3. Ensure U.S. government agencies that conduct the investigations and enforcement of U.S. sanctions and anti-money laundering programs have the resources they need and the political direction to work on Sudan through the FY 2018 appropriations process. Without the resources to follow the money and the will to enforce sanctions programs and U.S. laws surrounding corruption, none of these proposals will be successful.
4. Press the U.S. Treasury Department’s Financial Crimes Enforcement Network (FinCEN) to more aggressively counter money laundering that involves members of the Sudanese regime and their corporate network by requesting under Section 314(a) of the USA Patriot Act that financial institutions report on transactions that may have involved the Sudanese regime. FinCEN could then also consider whether to declare elements of the regime’s activities as a “primary money laundering concern” under Section 311 of the Patriot Act. In such a case, FinCEN would determine which of five “special measures” would best address this concern, including through additional information and reporting or termination of certain services. These measures should focus in particular on transactions in Sudan’s correspondent banking network involving suspicious activity with the country’s gold and weapons manufacturing sectors.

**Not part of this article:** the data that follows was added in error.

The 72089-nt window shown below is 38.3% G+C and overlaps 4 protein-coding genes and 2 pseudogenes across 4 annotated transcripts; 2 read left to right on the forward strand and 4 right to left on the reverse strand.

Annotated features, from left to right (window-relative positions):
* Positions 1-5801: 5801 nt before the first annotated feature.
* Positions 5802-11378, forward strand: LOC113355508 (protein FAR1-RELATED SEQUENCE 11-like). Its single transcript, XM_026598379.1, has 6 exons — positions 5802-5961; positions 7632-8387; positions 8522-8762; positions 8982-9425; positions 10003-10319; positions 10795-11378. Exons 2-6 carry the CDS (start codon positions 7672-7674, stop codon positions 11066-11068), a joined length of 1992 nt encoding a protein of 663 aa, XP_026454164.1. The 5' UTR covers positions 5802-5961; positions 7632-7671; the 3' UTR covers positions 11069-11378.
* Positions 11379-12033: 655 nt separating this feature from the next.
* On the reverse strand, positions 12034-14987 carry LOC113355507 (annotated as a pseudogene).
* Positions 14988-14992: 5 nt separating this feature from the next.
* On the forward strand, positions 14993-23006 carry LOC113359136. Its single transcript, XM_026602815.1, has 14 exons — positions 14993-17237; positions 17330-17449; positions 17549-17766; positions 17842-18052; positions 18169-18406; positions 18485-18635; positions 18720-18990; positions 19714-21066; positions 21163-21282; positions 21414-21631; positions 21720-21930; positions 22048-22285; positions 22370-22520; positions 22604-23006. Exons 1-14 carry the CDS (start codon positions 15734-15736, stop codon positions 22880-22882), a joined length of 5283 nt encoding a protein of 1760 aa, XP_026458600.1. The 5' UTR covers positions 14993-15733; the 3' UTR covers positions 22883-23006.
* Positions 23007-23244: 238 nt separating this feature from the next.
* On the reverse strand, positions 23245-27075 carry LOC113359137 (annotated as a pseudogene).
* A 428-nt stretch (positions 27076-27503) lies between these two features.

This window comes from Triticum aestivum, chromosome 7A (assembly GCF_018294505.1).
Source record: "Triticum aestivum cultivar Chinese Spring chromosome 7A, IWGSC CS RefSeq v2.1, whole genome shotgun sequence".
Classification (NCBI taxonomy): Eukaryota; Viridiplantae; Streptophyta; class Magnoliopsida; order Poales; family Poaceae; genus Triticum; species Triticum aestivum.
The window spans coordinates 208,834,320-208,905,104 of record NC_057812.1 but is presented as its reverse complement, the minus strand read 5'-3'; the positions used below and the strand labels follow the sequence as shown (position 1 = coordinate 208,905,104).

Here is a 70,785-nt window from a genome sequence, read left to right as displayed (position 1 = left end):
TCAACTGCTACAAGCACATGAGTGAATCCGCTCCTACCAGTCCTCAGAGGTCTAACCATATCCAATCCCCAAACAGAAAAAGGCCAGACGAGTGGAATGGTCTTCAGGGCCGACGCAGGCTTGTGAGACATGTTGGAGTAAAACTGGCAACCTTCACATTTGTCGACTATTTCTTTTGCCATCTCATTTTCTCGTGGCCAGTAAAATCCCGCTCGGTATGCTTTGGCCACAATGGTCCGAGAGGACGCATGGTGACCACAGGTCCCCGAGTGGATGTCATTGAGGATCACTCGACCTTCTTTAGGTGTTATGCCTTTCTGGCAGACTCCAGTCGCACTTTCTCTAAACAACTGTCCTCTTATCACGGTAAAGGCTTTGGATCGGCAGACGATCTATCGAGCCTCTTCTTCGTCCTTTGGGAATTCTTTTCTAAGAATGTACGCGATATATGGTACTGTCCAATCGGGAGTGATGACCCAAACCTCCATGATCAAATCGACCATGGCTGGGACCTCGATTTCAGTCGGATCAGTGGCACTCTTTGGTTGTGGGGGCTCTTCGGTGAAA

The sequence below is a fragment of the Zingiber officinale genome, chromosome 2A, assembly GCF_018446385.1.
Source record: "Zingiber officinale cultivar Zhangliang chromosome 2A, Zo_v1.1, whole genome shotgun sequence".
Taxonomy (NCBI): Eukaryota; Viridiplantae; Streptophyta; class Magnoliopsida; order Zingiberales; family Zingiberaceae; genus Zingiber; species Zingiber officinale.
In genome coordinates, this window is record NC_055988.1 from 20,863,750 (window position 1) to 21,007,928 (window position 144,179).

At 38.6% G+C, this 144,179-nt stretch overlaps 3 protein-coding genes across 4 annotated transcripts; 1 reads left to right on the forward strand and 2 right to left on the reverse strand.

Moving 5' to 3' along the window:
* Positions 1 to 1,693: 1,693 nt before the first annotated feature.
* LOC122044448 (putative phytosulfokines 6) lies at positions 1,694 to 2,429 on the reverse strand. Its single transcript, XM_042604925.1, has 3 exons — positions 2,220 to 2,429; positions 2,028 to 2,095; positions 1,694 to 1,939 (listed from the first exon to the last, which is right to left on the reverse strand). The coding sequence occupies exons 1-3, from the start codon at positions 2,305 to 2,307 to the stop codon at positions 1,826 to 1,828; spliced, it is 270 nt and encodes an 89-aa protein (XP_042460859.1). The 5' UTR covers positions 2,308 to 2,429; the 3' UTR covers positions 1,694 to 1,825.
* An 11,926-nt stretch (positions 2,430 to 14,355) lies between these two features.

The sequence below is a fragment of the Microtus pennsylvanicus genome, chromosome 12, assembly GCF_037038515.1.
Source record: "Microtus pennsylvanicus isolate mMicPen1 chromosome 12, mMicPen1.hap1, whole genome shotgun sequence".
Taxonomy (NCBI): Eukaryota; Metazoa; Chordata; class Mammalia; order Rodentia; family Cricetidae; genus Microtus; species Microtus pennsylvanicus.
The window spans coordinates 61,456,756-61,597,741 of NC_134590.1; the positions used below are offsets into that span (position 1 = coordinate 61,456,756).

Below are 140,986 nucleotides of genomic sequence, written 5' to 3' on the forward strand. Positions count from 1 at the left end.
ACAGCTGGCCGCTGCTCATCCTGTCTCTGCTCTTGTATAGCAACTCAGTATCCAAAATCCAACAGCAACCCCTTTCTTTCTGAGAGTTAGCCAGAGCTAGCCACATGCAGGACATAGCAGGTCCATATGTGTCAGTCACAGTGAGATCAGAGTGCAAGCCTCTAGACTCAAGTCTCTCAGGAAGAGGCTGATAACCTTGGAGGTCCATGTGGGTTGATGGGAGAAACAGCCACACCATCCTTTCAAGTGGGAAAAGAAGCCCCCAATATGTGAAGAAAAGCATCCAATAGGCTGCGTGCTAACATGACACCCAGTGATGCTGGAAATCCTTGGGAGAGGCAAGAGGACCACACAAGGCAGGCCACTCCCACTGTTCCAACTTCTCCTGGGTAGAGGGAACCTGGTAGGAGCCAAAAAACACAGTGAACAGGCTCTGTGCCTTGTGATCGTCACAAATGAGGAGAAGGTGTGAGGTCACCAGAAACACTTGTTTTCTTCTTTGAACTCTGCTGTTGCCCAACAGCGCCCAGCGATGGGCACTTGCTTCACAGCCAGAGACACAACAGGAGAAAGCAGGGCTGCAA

5. Urge the Trump administration to utilize the Global Magnitsky Human Rights Accountability Act, which became law at the end of last year, thanks to the efforts of Rep. McGovern and other dedicated members, as another tool that can be used to place sanctions on corrupt Sudanese officials.
When the United States decided to ease sanctions, it did so at the wrong time and under the wrong circumstances. We can work together to not only reverse this decision but also improve the tools used to create leverage in Sudan so that we are not holding hearings on human rights abuses and violence in Sudan 10 years from now. The people of Sudan need your help to realize their dream of a peaceful, free, and democratic country where journalists do not fear imprisonment, religious minorities can worship without persecution, and citizens can choose their own leaders.